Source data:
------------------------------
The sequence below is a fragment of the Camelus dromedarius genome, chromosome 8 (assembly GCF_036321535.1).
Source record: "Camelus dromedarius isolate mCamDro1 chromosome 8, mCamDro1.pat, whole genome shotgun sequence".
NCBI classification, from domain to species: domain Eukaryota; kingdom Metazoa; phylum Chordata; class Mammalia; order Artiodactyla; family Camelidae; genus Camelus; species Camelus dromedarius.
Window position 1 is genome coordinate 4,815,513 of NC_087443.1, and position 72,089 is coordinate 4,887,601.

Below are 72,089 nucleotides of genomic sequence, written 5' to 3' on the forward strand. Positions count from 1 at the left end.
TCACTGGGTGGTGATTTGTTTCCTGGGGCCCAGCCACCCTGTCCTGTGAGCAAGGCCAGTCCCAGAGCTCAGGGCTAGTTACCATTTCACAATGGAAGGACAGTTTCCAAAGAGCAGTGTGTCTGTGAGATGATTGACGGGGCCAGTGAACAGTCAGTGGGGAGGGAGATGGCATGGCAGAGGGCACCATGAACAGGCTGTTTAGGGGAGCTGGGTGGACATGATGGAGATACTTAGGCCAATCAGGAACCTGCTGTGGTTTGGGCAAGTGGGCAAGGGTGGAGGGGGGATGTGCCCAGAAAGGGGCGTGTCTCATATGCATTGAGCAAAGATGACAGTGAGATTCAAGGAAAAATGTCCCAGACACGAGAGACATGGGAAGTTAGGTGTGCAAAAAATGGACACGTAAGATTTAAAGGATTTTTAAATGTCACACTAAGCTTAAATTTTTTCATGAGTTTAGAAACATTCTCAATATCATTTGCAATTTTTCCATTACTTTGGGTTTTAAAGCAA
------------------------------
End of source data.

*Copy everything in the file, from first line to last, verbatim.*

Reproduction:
The sequence below is a fragment of the Camelus dromedarius genome, chromosome 8 (assembly GCF_036321535.1).
Source record: "Camelus dromedarius isolate mCamDro1 chromosome 8, mCamDro1.pat, whole genome shotgun sequence".
NCBI classification, from domain to species: domain Eukaryota; kingdom Metazoa; phylum Chordata; class Mammalia; order Artiodactyla; family Camelidae; genus Camelus; species Camelus dromedarius.
Window position 1 is genome coordinate 4,815,513 of NC_087443.1, and position 72,089 is coordinate 4,887,601.

Below are 72,089 nucleotides of genomic sequence, written 5' to 3' on the forward strand. Positions count from 1 at the left end.
TCACTGGGTGGTGATTTGTTTCCTGGGGCCCAGCCACCCTGTCCTGTGAGCAAGGCCAGTCCCAGAGCTCAGGGCTAGTTACCATTTCACAATGGAAGGACAGTTTCCAAAGAGCAGTGTGTCTGTGAGATGATTGACGGGGCCAGTGAACAGTCAGTGGGGAGGGAGATGGCATGGCAGAGGGCACCATGAACAGGCTGTTTAGGGGAGCTGGGTGGACATGATGGAGATACTTAGGCCAATCAGGAACCTGCTGTGGTTTGGGCAAGTGGGCAAGGGTGGAGGGGGGATGTGCCCAGAAAGGGGCGTGTCTCATATGCATTGAGCAAAGATGACAGTGAGATTCAAGGAAAAATGTCCCAGACACGAGAGACATGGGAAGTTAGGTGTGCAAAAAATGGACACGTAAGATTTAAAGGATTTTTAAATGTCACACTAAGCTTAAATTTTTTCATGAGTTTAGAAACATTCTCAATATCATTTGCAATTTTTCCATTACTTTGGGTTTTAAAGCAA